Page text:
by Mark T. Wallace, Thomas J. Perrault Jr, W. David Hairston, and Barry E. Stein.
Multisensory neurons and their ability to integrate multisensory cues develop gradually in the midbrain [i.e., superior colliculus (SC)]. To examine the possibility that early sensory experiences might play a critical role in these maturational processes, animals were raised in the absence of visual cues. As adults, the SC of these animals were found to contain many multisensory neurons, the large majority of which were visually responsive. Although these neurons responded robustly to each of their cross-modal inputs when presented individually, they were incapable of synthesizing this information. These observations suggest that visual experiences are critical for the SC to develop the ability to integrate multisensory information and lead to the prediction that, in the absence of such experience, animals will be compromised in their sensitivity to cross-modal events.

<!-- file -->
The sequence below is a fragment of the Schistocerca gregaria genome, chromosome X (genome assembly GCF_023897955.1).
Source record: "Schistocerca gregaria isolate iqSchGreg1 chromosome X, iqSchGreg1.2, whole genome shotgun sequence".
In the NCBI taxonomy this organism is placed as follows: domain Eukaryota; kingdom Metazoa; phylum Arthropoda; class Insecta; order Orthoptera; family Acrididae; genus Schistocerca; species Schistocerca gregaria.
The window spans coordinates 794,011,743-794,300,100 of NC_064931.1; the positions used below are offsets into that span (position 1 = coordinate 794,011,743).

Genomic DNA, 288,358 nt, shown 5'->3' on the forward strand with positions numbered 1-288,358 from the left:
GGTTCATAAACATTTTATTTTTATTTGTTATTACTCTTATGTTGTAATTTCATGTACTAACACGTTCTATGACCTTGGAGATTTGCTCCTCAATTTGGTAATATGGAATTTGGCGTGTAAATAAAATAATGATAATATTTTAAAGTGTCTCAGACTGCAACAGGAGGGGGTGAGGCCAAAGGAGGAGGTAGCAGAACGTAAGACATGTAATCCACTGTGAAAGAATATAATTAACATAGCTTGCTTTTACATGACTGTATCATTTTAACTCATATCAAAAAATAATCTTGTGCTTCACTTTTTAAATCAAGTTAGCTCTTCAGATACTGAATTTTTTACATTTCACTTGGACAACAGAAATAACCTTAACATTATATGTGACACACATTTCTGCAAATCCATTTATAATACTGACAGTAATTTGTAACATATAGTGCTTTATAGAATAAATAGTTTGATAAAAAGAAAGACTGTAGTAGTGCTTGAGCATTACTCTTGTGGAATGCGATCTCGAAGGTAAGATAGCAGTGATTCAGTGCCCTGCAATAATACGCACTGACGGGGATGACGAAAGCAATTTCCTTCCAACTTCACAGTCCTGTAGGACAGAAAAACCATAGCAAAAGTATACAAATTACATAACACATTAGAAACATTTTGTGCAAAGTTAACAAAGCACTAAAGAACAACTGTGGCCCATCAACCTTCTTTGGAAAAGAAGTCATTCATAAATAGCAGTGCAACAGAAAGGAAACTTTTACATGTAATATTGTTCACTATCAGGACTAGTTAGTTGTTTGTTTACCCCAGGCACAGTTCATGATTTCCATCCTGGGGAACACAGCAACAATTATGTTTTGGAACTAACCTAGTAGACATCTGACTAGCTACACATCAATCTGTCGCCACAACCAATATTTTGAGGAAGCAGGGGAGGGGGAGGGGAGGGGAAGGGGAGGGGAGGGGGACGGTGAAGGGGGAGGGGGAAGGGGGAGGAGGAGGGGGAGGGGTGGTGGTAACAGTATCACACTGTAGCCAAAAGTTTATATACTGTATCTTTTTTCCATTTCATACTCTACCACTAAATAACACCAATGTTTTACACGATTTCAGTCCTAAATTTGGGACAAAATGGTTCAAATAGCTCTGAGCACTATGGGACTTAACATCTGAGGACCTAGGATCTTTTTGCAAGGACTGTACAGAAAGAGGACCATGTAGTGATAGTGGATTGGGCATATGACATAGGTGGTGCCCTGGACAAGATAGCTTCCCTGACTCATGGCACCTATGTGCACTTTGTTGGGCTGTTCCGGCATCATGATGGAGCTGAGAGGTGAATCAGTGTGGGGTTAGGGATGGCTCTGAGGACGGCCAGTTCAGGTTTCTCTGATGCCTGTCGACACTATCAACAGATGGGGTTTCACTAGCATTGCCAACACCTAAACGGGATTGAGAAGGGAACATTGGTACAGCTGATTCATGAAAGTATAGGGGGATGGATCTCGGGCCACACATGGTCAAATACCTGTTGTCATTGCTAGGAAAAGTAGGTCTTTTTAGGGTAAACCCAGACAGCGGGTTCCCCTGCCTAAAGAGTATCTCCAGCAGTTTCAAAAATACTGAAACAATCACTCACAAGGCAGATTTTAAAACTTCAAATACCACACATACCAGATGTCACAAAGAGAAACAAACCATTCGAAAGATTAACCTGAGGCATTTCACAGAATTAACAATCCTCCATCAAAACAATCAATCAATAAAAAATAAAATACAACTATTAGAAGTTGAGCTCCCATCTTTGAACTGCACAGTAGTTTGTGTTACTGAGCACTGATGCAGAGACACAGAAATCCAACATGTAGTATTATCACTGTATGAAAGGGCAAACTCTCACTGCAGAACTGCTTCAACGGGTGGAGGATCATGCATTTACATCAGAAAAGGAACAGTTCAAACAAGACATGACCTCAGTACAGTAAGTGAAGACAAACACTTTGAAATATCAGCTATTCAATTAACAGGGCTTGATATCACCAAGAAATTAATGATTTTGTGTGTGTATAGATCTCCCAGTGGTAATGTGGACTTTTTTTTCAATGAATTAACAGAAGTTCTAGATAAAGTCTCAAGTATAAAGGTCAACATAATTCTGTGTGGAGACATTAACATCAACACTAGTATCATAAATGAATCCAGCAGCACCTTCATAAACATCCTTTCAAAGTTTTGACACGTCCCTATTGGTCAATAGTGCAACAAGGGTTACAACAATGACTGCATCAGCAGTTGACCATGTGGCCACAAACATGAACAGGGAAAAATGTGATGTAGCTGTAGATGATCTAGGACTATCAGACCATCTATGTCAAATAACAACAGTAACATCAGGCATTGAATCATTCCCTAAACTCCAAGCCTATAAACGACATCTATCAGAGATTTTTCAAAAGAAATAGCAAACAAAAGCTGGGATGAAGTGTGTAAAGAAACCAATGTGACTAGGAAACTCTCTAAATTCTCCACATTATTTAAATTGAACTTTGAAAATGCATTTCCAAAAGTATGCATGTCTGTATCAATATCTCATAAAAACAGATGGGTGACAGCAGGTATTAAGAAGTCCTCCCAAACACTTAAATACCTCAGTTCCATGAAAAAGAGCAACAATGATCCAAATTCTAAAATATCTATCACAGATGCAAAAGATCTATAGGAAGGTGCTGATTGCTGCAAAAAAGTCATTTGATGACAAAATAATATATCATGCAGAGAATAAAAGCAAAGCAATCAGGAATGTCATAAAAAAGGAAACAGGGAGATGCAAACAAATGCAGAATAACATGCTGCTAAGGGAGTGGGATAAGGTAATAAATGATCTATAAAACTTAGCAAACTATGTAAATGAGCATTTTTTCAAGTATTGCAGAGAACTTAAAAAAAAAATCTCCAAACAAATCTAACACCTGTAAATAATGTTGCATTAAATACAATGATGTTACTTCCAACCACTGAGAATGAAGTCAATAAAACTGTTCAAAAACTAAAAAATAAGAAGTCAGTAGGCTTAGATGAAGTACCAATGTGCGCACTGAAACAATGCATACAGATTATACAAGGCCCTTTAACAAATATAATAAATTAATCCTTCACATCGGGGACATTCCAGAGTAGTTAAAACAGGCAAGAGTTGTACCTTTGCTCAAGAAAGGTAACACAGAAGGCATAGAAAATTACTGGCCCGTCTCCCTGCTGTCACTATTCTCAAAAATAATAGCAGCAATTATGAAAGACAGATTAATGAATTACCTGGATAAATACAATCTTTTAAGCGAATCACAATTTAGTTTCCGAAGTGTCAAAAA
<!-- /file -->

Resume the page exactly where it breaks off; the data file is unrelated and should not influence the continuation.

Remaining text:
Mark T. Wallace, Thomas J. Perrault Jr, W. David Hairston, and Barry E. Stein. (2004) Visual Experience Is Necessary for the Development of Multisensory Integration. The Journal of Neuroscience, 9580-9584; doi: 10.1523/?JNEUROSCI.2535-04.2004.
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